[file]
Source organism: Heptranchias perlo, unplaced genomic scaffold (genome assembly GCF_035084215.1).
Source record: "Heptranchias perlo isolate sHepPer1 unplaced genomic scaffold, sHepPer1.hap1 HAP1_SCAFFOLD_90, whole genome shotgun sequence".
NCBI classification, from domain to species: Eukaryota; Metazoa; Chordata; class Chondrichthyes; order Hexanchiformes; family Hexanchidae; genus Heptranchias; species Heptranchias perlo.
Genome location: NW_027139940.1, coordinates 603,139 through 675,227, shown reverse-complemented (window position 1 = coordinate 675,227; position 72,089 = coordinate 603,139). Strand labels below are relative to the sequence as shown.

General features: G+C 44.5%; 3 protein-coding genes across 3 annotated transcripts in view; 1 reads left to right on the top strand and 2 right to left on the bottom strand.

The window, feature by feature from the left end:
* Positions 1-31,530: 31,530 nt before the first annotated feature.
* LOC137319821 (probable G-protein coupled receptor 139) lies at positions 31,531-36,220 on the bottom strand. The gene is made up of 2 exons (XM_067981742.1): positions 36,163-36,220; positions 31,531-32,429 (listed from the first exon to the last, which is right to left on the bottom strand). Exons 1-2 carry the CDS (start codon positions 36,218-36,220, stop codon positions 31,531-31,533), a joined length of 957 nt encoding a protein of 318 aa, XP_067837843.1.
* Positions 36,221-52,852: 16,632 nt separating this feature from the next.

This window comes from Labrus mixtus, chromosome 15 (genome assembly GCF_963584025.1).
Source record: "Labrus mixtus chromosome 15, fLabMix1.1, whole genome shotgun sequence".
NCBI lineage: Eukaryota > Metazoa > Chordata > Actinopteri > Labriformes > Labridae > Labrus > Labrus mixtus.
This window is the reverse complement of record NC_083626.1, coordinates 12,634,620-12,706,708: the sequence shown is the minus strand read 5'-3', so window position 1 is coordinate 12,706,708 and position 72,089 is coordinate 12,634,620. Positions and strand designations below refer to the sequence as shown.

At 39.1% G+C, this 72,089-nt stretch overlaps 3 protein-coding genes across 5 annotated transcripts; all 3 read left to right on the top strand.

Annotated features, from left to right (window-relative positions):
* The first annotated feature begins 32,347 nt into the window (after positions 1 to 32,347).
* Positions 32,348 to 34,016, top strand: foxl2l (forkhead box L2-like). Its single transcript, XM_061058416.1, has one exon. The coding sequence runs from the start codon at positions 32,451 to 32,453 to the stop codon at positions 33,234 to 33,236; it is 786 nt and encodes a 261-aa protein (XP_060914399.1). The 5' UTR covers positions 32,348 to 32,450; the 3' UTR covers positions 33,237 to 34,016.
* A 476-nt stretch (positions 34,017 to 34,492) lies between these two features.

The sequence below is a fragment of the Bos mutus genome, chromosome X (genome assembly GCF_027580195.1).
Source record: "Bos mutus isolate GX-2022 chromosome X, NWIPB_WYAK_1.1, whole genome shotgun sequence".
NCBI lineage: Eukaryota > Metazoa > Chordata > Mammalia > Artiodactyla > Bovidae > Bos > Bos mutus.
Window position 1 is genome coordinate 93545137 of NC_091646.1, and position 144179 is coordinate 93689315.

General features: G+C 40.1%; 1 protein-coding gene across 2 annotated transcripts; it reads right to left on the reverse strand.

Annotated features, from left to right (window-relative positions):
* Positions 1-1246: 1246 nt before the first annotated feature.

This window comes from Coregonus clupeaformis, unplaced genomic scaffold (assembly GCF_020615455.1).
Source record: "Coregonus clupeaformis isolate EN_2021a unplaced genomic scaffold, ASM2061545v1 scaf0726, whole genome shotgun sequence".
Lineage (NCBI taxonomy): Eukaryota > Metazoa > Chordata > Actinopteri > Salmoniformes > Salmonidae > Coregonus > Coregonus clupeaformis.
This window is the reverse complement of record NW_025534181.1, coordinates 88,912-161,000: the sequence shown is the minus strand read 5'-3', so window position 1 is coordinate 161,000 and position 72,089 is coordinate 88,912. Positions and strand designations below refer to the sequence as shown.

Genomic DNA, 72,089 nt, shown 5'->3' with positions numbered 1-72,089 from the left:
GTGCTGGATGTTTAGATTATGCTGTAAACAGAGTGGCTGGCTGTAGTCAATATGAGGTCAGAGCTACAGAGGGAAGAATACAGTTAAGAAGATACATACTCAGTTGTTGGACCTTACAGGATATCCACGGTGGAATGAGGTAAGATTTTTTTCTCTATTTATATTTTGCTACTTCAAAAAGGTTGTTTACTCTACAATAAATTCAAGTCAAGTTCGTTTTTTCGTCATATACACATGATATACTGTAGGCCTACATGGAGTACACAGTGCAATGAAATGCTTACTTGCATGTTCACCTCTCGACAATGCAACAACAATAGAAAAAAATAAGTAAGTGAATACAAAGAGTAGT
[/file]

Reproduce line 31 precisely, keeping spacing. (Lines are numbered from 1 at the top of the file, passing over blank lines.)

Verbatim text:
GTGCTGGATGTTTAGATTATGCTGTAAACAGAGTGGCTGGCTGTAGTCAATATGAGGTCAGAGCTACAGAGGGAAGAATACAGTTAAGAAGATACATACTCAGTTGTTGGACCTTACAGGATATCCACGGTGGAATGAGGTAAGATTTTTTTCTCTATTTATATTTTGCTACTTCAAAAAGGTTGTTTACTCTACAATAAATTCAAGTCAAGTTCGTTTTTTCGTCATATACACATGATATACTGTAGGCCTACATGGAGTACACAGTGCAATGAAATGCTTACTTGCATGTTCACCTCTCGACAATGCAACAACAATAGAAAAAAATAAGTAAGTGAATACAAAGAGTAGT